Hack

The U.S. officials are also trying to uncover the full extent of the probable Russian hack that gives full access to data and emails from at least nine government departments and over 100 private firms to the “sophisticated” actor behind the breach, the top White House cybersecurity official said Wednesday.

Anne Neuberger, the recently named Deputy National Cyber and Emerging Technology Security Advisor, has cautioned that the danger has not passed because hackers have infiltrated technology company networks whose devices may be used to initiate further intrusions.

It will take some time for a task force to examine the magnitude of the harm from the hack, analyze possible responses and attempt to confirm the identity of whoever was behind it, a procedure warned by Neuberger.

She told reporters at the White House, “This is a sophisticated actor who did their best to hide their tracks.” We think this compromise took them months to prepare and implement. It’s going to take some time for us to discover this layer by layer.

The violation, discovered in December, appears to be the work of Russian hackers, U.S. authorities have said. Neuberger, a retired senior National Security Agency official who was named this month by President Joe Biden, did not go any further.

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“Without providing any further details and sounding a cryptic note on potential responses, she said, “An experienced, persistent threat actor likely to be of Russian origin was responsible.

“This is not the only case, either for us or for our allies and partners, of malicious cyber activity of probable Russian origin,” Neuberger said. “So, we are holistically considering what those activities were, as we consider future response options.”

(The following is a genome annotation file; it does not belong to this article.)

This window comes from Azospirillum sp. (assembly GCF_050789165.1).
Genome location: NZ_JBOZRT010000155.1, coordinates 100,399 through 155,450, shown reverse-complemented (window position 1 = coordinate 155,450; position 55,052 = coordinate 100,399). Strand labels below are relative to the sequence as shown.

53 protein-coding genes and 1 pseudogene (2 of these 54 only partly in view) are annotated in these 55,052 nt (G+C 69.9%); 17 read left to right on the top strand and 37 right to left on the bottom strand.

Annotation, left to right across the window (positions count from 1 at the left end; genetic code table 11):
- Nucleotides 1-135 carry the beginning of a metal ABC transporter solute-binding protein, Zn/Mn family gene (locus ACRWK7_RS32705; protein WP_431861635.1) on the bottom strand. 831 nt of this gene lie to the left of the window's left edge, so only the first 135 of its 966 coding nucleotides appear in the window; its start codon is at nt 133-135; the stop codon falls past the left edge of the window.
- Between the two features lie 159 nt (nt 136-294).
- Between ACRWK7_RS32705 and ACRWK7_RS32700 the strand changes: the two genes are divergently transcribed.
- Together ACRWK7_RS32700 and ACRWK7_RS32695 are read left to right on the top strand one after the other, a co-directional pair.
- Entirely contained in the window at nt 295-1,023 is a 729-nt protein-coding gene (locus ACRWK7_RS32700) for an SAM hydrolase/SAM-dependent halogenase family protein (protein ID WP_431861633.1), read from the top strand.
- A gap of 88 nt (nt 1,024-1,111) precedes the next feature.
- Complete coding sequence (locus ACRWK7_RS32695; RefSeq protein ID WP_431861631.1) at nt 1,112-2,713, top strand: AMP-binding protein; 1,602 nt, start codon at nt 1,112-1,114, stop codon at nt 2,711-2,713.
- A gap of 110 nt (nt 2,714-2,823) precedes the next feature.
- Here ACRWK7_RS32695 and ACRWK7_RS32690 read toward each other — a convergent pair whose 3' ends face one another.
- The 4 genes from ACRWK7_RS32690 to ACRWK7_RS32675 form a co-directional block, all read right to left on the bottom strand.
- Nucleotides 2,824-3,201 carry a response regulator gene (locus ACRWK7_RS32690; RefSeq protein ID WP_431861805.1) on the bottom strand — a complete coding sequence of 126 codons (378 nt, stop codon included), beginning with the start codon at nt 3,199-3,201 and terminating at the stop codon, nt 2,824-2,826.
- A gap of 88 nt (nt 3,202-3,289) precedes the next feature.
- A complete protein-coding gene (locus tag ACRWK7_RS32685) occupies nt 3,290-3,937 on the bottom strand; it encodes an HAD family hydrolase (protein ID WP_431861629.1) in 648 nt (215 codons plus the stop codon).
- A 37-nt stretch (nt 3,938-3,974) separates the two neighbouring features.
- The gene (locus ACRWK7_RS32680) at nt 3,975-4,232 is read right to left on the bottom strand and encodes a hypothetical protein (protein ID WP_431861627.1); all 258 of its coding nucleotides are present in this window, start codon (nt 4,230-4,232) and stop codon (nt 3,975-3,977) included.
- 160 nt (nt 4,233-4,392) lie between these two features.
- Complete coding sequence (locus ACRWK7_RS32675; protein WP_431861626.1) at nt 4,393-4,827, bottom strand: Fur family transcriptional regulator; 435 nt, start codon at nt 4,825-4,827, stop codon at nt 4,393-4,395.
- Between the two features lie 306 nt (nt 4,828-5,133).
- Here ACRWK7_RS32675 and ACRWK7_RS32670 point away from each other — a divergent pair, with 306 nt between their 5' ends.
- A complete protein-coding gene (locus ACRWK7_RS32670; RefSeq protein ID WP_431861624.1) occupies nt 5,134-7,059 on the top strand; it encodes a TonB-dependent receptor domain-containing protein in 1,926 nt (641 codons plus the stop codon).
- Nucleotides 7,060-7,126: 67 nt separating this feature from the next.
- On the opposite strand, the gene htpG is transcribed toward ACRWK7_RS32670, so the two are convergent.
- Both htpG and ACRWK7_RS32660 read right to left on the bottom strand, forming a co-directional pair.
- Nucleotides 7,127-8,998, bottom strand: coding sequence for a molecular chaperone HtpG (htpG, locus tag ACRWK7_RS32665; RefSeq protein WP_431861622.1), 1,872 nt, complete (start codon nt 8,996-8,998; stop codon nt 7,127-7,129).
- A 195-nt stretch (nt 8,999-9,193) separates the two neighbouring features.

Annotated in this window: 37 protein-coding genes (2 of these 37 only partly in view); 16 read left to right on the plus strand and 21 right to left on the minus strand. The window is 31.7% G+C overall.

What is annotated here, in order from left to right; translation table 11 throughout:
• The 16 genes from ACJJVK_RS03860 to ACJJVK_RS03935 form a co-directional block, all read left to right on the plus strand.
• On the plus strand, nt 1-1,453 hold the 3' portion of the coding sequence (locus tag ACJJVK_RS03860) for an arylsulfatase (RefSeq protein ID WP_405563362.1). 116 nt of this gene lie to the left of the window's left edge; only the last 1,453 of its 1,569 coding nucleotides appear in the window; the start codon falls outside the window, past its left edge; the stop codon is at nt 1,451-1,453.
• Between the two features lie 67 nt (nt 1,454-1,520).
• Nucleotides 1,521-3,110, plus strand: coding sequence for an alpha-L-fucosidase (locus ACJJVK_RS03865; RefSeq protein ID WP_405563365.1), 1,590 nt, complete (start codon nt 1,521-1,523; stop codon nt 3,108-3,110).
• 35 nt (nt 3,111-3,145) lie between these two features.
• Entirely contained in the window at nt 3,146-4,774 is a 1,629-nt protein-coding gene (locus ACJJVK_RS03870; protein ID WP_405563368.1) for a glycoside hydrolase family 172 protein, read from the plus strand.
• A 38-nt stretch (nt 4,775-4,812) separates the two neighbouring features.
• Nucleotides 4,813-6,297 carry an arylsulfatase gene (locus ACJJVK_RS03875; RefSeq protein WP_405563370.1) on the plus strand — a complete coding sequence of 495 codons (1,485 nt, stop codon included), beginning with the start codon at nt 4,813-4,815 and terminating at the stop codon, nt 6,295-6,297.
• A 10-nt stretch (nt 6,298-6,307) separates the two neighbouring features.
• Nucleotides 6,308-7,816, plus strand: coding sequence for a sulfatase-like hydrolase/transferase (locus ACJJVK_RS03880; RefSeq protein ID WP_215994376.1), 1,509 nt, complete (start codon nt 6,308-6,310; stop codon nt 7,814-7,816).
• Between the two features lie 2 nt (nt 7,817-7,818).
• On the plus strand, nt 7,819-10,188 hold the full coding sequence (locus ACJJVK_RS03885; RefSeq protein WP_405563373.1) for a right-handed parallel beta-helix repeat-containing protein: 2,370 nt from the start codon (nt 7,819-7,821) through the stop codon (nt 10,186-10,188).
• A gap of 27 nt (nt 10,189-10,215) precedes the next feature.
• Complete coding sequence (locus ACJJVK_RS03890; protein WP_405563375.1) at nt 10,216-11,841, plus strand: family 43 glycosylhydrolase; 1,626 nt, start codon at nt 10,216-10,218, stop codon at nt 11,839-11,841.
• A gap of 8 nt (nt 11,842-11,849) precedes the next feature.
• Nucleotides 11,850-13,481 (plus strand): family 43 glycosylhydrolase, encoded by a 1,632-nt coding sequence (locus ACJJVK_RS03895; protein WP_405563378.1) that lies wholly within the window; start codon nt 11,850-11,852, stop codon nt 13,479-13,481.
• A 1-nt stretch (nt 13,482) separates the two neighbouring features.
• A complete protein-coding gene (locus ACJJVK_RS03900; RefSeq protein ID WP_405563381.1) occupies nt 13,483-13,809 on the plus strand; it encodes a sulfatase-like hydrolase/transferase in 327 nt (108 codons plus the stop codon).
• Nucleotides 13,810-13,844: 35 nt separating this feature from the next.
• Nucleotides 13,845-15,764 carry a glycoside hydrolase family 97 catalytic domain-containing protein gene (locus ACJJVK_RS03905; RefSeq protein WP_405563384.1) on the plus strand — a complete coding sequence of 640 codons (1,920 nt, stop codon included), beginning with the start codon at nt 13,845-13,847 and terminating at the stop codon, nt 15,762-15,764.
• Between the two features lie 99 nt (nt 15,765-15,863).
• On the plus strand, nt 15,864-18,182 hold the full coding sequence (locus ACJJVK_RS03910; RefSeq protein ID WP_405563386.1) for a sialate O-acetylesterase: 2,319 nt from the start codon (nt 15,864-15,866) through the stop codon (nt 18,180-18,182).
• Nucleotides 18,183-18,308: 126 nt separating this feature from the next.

The Russian government has denied participation.

FireEye, a private security firm, was the first to identify the breach, discovering that hackers hijacked SolarWinds Inc.’s commonly used network software to deploy malicious software during a standard security upgrade.

The breach was not identified by intelligence institutions because they largely had “no visibility into private-sector networks,” and it was launched within the United States, Neuberger said. She noted that the Biden administration advocates improvements to “culture and authorities” that stopped the hack from being discovered on federal civilian networks.

The hack, Neuberger said, highlights the need to modernize the IT infrastructure of the nation and its cyber defenses, problems that will be discussed in a forthcoming Biden executive order to resolve security and technology vulnerabilities highlighted by the breach.

Several departments, including the Treasury Department and the Justice Department, have acknowledged that they have been violated, but the entire list has not been officially available. When inside, the hackers had complete access to the data of the victims.

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“The methods used lead us to believe that it is likely that any files or emails on a compromised network will be compromised,” Neuberger said.

The response has been opposed by some members of Congress based on what they have been briefed so far, all in secret. “Sen. Mark Warner, a Democrat from Virginia, and Sen. Marco Rubio, a Republican from Florida, said in a recent letter to the White House, “The briefings we have got convey a disjointed and disorganized approach to confronting the breach.

Neuberger said she expected in the coming days to travel to the Capitol to brief legislators.